OpenTable (NASDAQ:OPEN) has the leading restaurant reservation technology in the U.S., and has essentially dominated the market since its inception. Despite consistent growth, however, OpenTable's stock has been volatile due to fears of competition as the industry itself has few barriers to entry. Now that Yelp (NYSE:YELP) and TripAdvisor (NASDAQ:TRIP) are prepared to make their entrance in the space, should OpenTable's investors be worried?
OpenTable's current market dominance
OpenTable's first quarter earnings report showed a continued trend of solid growth and market dominance. The company saw revenue grow 18.2% to $53.78 million, with reservation revenue growing at a faster 27% clip and accounting for nearly 65% of total sales.
Moreover, with North America accounting for 86% of the company's revenue, investors believe that international markets remain a great opportunity. In retrospect, North America's dominance really speaks to the presence of OpenTable's business, as it has over 7,700 installed restaurant bases in international markets and nearly 24,000 in North America.
TripAdvisor gaining an edge on OpenTable
With that said, OpenTable for the first time faces the threat of real competition in this space. Earlier this year, online travel site TripAdvisor acquired European restaurant reservation service LaFourchette for $140 million. Already, LaFourchette has a larger market presence than OpenTable in international markets, having 12,000 restaurant partners.
For TripAdvisor such a move makes sense. This is a company that's in the business of improving the quality of its customer's vacation, so what better way than making reservations for tourists simpler? For online travel companies, international markets are both competitive and important as a growth driver. This move gives TripAdvisor an edge.
Yelp adds reservations with reviews
While TripAdvisor's investment in the restaurant reservation space could affect OpenTable's international business long-term, the real threat involves Yelp. The review site recently acquired the company SeatMe, which operates a reservation platform for restaurants and nightlife venues.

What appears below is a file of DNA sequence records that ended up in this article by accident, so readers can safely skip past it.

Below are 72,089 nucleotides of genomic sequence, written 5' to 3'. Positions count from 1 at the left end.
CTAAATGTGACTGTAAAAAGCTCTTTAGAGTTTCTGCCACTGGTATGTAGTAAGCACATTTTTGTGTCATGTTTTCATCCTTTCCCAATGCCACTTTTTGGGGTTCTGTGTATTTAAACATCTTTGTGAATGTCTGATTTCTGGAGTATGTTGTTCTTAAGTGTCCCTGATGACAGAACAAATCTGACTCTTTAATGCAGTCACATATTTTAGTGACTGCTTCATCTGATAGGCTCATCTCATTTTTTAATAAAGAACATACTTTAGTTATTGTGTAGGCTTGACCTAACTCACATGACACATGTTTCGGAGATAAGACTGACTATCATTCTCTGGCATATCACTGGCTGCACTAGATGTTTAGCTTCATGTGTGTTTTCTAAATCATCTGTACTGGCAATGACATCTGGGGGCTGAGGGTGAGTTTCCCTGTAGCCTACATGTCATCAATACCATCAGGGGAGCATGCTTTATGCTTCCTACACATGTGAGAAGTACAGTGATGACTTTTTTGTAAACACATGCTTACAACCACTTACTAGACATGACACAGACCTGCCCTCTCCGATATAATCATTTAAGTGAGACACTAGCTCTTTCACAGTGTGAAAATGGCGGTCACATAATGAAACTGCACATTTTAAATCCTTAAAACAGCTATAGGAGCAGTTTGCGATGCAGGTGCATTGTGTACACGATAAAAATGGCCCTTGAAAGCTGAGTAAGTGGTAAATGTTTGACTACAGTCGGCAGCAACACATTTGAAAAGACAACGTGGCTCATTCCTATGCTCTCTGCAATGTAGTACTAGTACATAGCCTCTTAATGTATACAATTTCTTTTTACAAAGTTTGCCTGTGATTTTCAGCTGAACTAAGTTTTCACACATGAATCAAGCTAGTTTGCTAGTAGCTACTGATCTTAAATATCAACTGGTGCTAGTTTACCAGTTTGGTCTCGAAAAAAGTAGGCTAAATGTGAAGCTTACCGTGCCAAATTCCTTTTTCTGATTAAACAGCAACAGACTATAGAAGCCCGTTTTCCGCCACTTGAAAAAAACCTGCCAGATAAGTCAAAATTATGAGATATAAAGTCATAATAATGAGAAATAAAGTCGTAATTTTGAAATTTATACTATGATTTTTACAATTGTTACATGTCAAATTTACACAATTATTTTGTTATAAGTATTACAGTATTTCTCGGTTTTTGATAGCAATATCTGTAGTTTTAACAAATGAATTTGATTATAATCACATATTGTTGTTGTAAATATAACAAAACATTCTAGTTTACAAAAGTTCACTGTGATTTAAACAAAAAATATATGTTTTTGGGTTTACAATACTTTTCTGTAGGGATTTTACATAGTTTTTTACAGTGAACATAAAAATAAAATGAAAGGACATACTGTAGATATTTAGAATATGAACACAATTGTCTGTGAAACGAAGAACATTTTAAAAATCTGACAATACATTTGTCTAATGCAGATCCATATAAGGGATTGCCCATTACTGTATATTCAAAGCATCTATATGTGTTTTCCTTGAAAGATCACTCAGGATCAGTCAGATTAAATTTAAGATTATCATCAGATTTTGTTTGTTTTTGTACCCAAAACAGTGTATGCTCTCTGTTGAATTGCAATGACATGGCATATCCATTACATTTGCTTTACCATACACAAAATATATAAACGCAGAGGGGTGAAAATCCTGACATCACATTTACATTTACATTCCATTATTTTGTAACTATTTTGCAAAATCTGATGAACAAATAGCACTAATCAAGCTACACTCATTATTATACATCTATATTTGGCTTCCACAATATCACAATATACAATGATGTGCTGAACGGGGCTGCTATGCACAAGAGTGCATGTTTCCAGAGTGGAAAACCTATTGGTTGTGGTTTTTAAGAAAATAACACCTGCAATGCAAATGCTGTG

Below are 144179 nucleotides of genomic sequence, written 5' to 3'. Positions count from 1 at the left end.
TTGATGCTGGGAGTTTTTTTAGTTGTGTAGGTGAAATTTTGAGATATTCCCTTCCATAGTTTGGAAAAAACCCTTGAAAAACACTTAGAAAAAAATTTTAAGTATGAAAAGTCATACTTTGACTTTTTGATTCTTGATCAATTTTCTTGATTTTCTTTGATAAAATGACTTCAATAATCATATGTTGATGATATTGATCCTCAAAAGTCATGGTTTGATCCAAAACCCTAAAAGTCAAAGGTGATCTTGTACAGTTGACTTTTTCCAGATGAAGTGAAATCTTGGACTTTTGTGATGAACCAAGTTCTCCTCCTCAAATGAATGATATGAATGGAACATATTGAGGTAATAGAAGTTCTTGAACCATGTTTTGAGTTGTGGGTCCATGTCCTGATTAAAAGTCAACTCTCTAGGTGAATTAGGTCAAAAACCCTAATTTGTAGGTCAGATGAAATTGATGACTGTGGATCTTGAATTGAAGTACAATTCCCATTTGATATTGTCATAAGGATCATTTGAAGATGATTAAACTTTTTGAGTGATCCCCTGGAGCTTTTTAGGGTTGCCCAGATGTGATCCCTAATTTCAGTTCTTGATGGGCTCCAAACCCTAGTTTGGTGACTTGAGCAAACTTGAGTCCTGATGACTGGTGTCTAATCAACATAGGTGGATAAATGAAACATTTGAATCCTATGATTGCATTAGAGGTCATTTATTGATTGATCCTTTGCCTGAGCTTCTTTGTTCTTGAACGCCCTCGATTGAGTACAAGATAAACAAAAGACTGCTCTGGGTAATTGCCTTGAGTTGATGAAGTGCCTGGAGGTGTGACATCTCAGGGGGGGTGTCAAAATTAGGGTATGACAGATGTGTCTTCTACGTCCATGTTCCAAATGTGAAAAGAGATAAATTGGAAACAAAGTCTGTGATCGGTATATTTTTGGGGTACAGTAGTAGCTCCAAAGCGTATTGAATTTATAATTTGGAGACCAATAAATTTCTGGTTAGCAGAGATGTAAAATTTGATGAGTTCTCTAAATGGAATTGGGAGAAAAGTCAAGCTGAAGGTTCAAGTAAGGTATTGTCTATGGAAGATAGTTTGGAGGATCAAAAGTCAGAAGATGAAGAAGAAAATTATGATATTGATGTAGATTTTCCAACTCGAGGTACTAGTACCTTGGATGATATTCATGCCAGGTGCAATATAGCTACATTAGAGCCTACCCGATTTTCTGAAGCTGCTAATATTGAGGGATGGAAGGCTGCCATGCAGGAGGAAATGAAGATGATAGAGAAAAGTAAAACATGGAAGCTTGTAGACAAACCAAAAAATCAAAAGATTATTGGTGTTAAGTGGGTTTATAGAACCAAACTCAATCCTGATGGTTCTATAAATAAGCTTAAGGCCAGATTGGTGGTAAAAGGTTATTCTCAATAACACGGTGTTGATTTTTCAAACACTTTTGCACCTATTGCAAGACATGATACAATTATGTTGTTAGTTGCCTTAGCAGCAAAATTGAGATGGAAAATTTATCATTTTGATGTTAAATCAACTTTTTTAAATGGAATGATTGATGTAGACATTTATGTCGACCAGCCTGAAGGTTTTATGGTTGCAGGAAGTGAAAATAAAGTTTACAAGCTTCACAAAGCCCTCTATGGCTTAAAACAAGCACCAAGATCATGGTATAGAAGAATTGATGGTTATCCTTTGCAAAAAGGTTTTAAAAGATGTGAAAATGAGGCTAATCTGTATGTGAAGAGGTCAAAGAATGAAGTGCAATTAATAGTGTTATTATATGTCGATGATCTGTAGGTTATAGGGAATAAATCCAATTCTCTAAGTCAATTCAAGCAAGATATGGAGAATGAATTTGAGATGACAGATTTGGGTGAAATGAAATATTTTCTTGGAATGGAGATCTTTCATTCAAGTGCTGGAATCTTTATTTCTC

This acquisition is especially important in getting users and businesses to better interact with Yelp. SeatMe will likely have success due to Yelp's one million plus restaurant and nightlife listings.
Adding fuel to the fire, OpenTable creates its revenue by charging a hardware fee to restaurants, along with subscription and booking fees. Yelp has already said that its service will be free to all restaurants that claim their Yelp page, which then makes the restaurant page more accessible and leads to updated menu items, prices, and better reviews. Essentially, Yelp is trying to improve its restaurant content and make the company a one-stop shop for dining and nightlife options.
How do these moves ultimately hurt OpenTable?
Offering more than 1 million businesses free reservation technology is sure to cut into OpenTable's 12,000 partners, and TripAdvisor's presence in Europe is also likely to hinder OpenTable's growth in that particular region.
However, the most significant problem for OpenTable is that it's no longer going to be used in making reservations on Yelp, which likely is a large piece of its business. Therefore, with these two moves on behalf of Yelp and TripAdvisor, OpenTable loses its pricing advantage, a large source of its business with Yelp, and its advantage in one of the key regions of growth in Europe.
OpenTable currently trades at 67 times earnings, with operating margins of 23.5%. Due to the recent actions on behalf of Yelp and TripAdvisor, however, investors have to believe that OpenTable is too expensive and that it will have to cut service prices at some point in time. Therefore, while OpenTable will likely remain relevant, it'll unlikely stay dominant. If it loses its dominance, this will translate into a lower stock price.
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Brian Nichols has no position in any stocks mentioned. The Motley Fool recommends OpenTable, TripAdvisor, and Yelp. Try any of our Foolish newsletter services free for 30 days. We Fools may not all hold the same opinions, but we all believe that considering a diverse range of insights makes us better investors. The Motley Fool has a disclosure policy.